Rebound headaches (medication-overuse headaches) are caused by regular, long-term use of medication to treat headaches, such as migraine. Pain relievers offer relief for occasional headaches. But if you take them more than a couple of days a week, they may trigger rebound headaches.
It appears that any medication taken for pain relief can cause rebound headaches, but only if you already have a headache disorder. Pain relievers taken regularly for another condition, such as arthritis, have not been shown to cause rebound headaches in people who never had a headache disorder.
Rebound headaches usually stop when you stop taking the pain medication. It's tough in the short term, but your doctor can help you beat rebound headaches for long-term relief.
Signs and symptoms of rebound headaches may differ according to the type of original headache being treated and the medication used. Rebound headaches tend to:
- Occur every day or nearly every day, often waking you in the early morning
- Improve with pain relief medication but then return as your medication wears off
Other signs and symptoms may include:
- Restlessness and difficulty concentrating
- Memory problems
When to see a doctor
Occasional headaches are common. But it's important to take your headaches seriously. Some types of headaches can be life-threatening.
Seek immediate medical care if your headache:
- Is sudden and severe
- Accompanies a fever, stiff neck, rash, confusion, seizure, double vision, weakness, numbness or difficulty speaking
- Follows a head injury
- Gets worse despite rest and pain medication
- Is a new type in someone older than 50
- Wakes you from sleep
Consult your doctor if:
- You usually have two or more headaches a week
- You take a pain reliever for your headaches more than twice a week
- You need more than the recommended dose of over-the-counter pain remedies to relieve your headaches
- Your headache pattern changes
- Your headaches are getting worse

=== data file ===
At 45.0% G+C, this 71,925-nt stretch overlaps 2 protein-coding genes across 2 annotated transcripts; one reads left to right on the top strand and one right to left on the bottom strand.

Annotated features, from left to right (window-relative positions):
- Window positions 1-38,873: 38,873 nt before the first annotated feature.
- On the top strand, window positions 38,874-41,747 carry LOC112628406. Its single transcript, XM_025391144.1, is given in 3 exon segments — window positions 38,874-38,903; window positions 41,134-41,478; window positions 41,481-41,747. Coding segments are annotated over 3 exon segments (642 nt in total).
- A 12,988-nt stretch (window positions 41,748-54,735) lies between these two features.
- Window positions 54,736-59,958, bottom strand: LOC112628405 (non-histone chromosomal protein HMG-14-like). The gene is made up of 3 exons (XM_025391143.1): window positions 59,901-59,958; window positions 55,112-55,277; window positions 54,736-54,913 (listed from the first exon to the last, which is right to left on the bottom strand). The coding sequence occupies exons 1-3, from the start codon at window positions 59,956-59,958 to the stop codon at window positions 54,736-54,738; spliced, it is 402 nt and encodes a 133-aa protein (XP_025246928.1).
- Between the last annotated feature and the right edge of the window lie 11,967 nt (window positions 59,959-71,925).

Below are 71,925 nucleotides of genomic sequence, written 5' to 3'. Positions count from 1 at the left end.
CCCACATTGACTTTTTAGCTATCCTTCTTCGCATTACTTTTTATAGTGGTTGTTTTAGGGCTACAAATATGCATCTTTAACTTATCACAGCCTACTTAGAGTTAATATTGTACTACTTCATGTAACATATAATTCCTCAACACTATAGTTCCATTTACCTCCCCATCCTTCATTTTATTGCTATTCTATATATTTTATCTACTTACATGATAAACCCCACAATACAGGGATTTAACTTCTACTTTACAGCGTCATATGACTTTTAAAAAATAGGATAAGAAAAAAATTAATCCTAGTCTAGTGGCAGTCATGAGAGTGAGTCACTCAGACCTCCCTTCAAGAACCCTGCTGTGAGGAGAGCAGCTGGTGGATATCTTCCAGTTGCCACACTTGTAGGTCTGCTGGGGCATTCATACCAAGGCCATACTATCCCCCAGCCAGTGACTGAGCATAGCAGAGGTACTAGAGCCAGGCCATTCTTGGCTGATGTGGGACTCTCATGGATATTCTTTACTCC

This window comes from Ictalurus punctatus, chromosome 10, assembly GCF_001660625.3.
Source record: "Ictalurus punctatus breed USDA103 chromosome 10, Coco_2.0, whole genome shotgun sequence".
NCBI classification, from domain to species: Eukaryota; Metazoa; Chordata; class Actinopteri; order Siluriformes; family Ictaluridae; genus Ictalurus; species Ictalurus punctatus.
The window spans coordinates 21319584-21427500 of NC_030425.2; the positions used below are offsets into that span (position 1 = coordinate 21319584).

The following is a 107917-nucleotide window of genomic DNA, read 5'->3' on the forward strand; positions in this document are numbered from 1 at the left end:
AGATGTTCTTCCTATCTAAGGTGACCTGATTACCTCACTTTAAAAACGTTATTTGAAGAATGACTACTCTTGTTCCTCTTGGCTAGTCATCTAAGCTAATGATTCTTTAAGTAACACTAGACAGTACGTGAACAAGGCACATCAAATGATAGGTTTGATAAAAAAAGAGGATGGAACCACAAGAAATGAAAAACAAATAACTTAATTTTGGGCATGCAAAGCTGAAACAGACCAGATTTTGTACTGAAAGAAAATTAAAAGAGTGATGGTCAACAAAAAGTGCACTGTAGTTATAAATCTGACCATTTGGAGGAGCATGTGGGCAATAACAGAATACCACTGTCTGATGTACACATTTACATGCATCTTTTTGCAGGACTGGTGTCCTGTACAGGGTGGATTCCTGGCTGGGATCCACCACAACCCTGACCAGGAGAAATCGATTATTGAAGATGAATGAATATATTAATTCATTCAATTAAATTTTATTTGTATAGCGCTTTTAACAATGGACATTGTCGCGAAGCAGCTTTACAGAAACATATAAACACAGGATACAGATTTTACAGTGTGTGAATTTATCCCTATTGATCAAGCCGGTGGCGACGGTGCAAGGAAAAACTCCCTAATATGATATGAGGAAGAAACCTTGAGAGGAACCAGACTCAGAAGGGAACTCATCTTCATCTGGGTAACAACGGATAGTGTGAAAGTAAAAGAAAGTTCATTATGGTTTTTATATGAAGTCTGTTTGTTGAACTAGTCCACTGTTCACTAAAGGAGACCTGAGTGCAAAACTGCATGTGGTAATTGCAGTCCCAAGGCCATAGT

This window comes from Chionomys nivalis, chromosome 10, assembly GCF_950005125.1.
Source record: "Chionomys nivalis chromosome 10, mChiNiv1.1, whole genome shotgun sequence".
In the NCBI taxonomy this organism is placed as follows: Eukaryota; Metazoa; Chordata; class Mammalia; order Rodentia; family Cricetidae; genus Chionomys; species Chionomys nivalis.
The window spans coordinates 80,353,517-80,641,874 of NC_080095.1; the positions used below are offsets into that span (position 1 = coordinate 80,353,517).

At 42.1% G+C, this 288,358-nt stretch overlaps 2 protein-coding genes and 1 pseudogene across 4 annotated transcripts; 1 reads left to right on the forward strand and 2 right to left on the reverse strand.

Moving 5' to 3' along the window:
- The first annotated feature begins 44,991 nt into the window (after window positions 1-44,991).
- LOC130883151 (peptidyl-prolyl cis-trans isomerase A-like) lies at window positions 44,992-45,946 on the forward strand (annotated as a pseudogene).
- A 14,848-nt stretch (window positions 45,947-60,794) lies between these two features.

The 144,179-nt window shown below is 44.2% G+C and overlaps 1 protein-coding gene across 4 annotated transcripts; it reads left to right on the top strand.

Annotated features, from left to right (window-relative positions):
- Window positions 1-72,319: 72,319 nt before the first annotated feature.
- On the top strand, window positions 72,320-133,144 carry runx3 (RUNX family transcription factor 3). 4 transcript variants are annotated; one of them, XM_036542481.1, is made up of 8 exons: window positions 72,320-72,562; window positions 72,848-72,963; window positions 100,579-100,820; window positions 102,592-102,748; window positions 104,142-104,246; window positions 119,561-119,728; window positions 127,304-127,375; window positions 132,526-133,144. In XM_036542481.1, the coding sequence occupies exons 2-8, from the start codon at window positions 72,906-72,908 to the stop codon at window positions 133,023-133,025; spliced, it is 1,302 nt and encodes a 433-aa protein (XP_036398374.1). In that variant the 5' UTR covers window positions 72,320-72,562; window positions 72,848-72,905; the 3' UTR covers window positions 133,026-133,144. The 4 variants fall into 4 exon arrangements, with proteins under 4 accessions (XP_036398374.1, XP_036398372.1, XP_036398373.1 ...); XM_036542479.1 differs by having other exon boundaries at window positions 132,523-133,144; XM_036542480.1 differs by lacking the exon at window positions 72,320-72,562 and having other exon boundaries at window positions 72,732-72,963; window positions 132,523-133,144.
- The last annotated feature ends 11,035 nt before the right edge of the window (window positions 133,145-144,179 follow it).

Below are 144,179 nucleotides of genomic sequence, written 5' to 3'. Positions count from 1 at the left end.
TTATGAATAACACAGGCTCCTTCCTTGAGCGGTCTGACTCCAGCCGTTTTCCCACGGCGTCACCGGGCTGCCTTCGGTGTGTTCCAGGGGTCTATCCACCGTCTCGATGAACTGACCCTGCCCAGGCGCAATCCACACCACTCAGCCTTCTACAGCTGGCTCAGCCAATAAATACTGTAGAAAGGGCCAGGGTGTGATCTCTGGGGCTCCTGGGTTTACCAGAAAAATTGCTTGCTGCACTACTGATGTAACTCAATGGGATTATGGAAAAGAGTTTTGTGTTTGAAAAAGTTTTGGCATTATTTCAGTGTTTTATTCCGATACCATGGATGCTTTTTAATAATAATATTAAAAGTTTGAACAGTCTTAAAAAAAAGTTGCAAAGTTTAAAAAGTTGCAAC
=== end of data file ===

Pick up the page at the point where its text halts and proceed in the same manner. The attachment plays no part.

Rebound headaches can develop if you frequently use headache medication. Although the risk of developing medication-overuse headache varies depending on the medication, any acute headache medication has the potential to lead to rebound headaches, including:
- Simple pain relievers. Common pain relievers such as aspirin and acetaminophen (Tylenol, others) may contribute to rebound headaches — especially if you exceed the recommended daily dosages. Pain relievers such as ibuprofen (Advil, Motrin IB, others) and naproxen sodium (Aleve) have a low risk of contributing to medication-overuse headaches.
Combination pain relievers. Over-the-counter (OTC) pain relievers that combine caffeine, aspirin and acetaminophen (Excedrin, others) are common culprits. This group also includes prescription medications such as Fiorinal, which contains the sedative butalbital.
Butalbital-containing compounds have an especially high risk of causing rebound headaches, so it's best not to take them to treat headaches. If you do take this type of drug, limit its use to no more than four days a month.
- Migraine medications. Various migraine medications have been linked with rebound headaches, including triptans (Imitrex, Zomig, others) and certain ergots — such as ergotamine (Ergomar, others). These medications have a moderate risk of causing medication-overuse headaches. The ergot dihydroergotamine (D.H.E. 45) appears to have a lower potential for leading to this problem.
- Opiates. Painkillers derived from opium or from synthetic opium compounds include combinations of codeine and acetaminophen (Tylenol with Codeine No. 3 and No. 4, others). These medications have a high risk of causing rebound headaches.
Daily doses of caffeine — from your morning coffee, your afternoon soda, and pain relievers and other products containing this mild stimulant — may fuel rebound headaches, as well. Read product labels to make sure you're not wiring your system with more caffeine than you realize.
Risk factors for developing rebound headaches include:
- History of chronic headaches. A history of migraines, tension-type headaches or other chronic headaches puts you at risk.